David French:

The ethos of our modern political culture can be summed up in a single sentence: “Do unto others more than they have done unto us.” This is the essence of cancel culture, for example. Are we bothered (or even hurt) by someone else’s speech? Then they should suffer not just public shame but economic catastrophe for what they’ve done. The punishment exceeds the crime.


At the extreme levels, this leads to shocking amounts of schadenfreude at the suffering and even the deaths of our enemies. A broken man commits suicide? Fill the internet with stories of his worst days and worst moments. An anti-vaxxer dies alone and afraid in his hospital bed? Post about Darwin or tweet thoughts that begin, “It’s sad, but …”


In this environment, compassion for your opponents or enemies can actually make people angry. How can you “fight fire with fire” if you insist on granting them mercy for their mistakes, even when they might never be merciful to you? How can you live by the principle “f— around and find out” if you insist on defending others’ rights, even when you strongly disagree with their speech?


This is the heart of the claim that compassion represents a form of unilateral disarmament. Compassion represents a tangible way of loving your enemies, and it precisely models Christ’s example. When a mob seized him—and one of his disciples drew his sword and cut off a man’s ear—Christ healed the ear and went peacefully with the mob.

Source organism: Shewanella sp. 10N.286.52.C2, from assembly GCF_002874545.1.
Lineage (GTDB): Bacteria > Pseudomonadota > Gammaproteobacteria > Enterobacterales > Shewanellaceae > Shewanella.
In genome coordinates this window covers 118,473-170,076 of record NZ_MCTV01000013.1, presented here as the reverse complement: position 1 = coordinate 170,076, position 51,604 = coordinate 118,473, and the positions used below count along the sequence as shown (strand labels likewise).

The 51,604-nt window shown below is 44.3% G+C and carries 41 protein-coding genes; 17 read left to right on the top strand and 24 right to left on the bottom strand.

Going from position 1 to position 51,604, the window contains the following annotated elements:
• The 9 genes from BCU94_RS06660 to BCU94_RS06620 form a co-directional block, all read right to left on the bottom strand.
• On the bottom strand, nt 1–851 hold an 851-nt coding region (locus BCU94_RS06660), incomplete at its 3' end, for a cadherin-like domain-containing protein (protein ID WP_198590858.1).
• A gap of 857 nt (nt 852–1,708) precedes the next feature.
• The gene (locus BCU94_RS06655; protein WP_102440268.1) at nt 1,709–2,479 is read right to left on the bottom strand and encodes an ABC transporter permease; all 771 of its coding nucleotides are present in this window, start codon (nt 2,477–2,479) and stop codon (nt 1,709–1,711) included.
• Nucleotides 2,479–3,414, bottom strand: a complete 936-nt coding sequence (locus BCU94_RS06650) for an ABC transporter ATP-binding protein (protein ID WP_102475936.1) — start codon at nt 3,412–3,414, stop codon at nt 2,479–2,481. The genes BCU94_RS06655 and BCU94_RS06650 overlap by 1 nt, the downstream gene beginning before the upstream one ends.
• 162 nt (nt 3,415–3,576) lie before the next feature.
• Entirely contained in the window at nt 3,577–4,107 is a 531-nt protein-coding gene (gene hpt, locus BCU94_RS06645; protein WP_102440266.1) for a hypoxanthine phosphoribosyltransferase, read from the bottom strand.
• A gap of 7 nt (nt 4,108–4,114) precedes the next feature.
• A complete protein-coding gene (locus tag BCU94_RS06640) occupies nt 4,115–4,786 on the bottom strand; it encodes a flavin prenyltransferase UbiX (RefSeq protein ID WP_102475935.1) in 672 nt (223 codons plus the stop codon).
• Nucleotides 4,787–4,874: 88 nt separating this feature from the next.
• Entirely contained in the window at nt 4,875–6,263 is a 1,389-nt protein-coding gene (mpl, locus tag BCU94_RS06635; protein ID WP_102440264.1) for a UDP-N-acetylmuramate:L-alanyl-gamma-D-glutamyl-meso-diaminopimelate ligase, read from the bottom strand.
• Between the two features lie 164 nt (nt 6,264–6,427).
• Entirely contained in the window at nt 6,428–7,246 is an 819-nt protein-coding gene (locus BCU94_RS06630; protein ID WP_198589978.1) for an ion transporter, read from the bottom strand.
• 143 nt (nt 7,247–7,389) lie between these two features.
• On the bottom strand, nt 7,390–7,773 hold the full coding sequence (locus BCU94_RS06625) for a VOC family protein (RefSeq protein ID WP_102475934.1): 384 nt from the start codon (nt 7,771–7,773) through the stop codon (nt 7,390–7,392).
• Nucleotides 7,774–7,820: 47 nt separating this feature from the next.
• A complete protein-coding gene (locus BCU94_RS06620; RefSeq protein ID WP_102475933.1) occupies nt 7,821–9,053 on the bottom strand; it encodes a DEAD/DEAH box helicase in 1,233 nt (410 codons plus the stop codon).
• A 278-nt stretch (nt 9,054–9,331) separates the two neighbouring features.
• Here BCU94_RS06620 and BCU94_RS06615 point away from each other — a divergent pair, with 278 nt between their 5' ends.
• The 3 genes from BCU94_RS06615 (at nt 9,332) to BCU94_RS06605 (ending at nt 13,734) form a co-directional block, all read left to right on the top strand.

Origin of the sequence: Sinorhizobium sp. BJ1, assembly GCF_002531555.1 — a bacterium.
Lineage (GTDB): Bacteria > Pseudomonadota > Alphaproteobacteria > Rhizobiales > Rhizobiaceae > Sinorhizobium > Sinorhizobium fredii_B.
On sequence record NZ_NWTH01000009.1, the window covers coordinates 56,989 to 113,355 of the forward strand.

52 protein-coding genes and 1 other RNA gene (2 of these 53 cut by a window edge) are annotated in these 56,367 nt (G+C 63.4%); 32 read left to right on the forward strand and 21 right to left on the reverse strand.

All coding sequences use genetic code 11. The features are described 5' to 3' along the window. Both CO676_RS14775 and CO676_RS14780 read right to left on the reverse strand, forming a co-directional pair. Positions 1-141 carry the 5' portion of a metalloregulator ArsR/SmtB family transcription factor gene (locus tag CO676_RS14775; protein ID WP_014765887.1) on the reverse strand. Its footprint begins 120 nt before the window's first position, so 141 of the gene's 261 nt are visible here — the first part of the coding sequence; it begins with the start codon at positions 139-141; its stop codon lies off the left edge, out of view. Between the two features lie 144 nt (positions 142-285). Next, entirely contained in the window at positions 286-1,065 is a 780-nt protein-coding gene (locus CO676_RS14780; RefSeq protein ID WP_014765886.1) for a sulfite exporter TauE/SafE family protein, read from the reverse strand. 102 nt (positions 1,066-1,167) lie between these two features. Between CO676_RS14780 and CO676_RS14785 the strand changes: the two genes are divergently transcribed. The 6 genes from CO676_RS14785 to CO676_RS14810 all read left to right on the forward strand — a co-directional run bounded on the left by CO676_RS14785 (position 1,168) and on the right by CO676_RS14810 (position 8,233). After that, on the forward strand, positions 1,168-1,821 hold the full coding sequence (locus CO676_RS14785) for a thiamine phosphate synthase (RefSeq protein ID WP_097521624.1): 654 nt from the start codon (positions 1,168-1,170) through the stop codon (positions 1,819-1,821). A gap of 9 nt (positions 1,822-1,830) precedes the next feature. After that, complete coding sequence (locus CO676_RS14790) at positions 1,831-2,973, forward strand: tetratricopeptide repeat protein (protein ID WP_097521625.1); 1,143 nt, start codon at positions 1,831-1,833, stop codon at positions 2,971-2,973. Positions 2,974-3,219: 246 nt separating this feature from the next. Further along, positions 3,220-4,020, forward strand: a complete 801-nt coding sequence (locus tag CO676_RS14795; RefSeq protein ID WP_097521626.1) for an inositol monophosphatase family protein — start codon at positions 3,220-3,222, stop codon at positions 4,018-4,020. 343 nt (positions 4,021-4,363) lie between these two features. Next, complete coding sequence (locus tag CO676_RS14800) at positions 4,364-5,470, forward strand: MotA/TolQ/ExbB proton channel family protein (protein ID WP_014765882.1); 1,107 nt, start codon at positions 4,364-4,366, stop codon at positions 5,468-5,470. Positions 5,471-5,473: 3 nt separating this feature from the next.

When he was dying on the cross, unjustly executed by an imperial oppressor, among his last words was a plea for his killers: “Father, forgive them, for they do not know what they’re doing.”


We love those stories 2,000 years removed from Roman rule, but do we value compassion now when it’s displayed towards the people we believe oppress us? The available evidence suggests no. The available evidence suggests that a culture that seeks vengeance despises compassion as weakness.